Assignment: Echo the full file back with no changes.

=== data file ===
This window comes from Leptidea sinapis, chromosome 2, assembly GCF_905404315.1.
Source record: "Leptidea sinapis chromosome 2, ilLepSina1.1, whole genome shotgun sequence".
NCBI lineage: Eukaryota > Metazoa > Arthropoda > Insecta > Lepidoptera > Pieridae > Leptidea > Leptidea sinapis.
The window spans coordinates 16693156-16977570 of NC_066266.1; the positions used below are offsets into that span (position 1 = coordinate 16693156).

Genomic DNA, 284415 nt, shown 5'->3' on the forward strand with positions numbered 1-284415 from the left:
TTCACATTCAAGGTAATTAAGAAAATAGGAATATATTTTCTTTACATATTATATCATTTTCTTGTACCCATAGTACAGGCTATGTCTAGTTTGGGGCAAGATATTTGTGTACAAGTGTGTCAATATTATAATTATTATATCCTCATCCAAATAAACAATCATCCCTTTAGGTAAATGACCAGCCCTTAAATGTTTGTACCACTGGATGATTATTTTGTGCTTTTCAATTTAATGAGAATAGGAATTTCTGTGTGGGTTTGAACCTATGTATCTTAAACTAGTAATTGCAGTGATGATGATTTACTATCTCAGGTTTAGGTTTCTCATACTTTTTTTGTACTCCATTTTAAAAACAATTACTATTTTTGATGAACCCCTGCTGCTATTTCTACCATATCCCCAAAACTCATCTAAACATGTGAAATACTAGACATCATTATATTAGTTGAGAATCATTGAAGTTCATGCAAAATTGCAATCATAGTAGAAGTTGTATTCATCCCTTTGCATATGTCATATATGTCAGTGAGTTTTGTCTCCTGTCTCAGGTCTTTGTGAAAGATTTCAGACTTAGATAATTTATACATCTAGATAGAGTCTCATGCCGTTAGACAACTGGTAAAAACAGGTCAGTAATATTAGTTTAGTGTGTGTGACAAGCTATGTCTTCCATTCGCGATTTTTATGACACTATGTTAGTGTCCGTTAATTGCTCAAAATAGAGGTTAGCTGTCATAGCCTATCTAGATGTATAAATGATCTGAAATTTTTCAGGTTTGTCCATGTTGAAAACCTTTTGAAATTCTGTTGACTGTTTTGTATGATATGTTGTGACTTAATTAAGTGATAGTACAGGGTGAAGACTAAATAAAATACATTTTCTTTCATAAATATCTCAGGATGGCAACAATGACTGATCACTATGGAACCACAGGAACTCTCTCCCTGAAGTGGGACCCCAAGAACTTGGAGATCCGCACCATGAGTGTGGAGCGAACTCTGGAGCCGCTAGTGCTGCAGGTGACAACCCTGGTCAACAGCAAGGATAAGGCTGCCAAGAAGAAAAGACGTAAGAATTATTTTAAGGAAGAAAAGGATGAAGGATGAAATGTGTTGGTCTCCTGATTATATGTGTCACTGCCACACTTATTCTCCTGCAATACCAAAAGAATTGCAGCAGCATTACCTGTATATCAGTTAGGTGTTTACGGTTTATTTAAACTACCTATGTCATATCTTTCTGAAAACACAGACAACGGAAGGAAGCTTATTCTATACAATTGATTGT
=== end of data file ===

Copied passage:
This window comes from Leptidea sinapis, chromosome 2, assembly GCF_905404315.1.
Source record: "Leptidea sinapis chromosome 2, ilLepSina1.1, whole genome shotgun sequence".
NCBI lineage: Eukaryota > Metazoa > Arthropoda > Insecta > Lepidoptera > Pieridae > Leptidea > Leptidea sinapis.
The window spans coordinates 16693156-16977570 of NC_066266.1; the positions used below are offsets into that span (position 1 = coordinate 16693156).

Genomic DNA, 284415 nt, shown 5'->3' on the forward strand with positions numbered 1-284415 from the left:
TTCACATTCAAGGTAATTAAGAAAATAGGAATATATTTTCTTTACATATTATATCATTTTCTTGTACCCATAGTACAGGCTATGTCTAGTTTGGGGCAAGATATTTGTGTACAAGTGTGTCAATATTATAATTATTATATCCTCATCCAAATAAACAATCATCCCTTTAGGTAAATGACCAGCCCTTAAATGTTTGTACCACTGGATGATTATTTTGTGCTTTTCAATTTAATGAGAATAGGAATTTCTGTGTGGGTTTGAACCTATGTATCTTAAACTAGTAATTGCAGTGATGATGATTTACTATCTCAGGTTTAGGTTTCTCATACTTTTTTTGTACTCCATTTTAAAAACAATTACTATTTTTGATGAACCCCTGCTGCTATTTCTACCATATCCCCAAAACTCATCTAAACATGTGAAATACTAGACATCATTATATTAGTTGAGAATCATTGAAGTTCATGCAAAATTGCAATCATAGTAGAAGTTGTATTCATCCCTTTGCATATGTCATATATGTCAGTGAGTTTTGTCTCCTGTCTCAGGTCTTTGTGAAAGATTTCAGACTTAGATAATTTATACATCTAGATAGAGTCTCATGCCGTTAGACAACTGGTAAAAACAGGTCAGTAATATTAGTTTAGTGTGTGTGACAAGCTATGTCTTCCATTCGCGATTTTTATGACACTATGTTAGTGTCCGTTAATTGCTCAAAATAGAGGTTAGCTGTCATAGCCTATCTAGATGTATAAATGATCTGAAATTTTTCAGGTTTGTCCATGTTGAAAACCTTTTGAAATTCTGTTGACTGTTTTGTATGATATGTTGTGACTTAATTAAGTGATAGTACAGGGTGAAGACTAAATAAAATACATTTTCTTTCATAAATATCTCAGGATGGCAACAATGACTGATCACTATGGAACCACAGGAACTCTCTCCCTGAAGTGGGACCCCAAGAACTTGGAGATCCGCACCATGAGTGTGGAGCGAACTCTGGAGCCGCTAGTGCTGCAGGTGACAACCCTGGTCAACAGCAAGGATAAGGCTGCCAAGAAGAAAAGACGTAAGAATTATTTTAAGGAAGAAAAGGATGAAGGATGAAATGTGTTGGTCTCCTGATTATATGTGTCACTGCCACACTTATTCTCCTGCAATACCAAAAGAATTGCAGCAGCATTACCTGTATATCAGTTAGGTGTTTACGGTTTATTTAAACTACCTATGTCATATCTTTCTGAAAACACAGACAACGGAAGGAAGCTTATTCTATACAATTGATTGT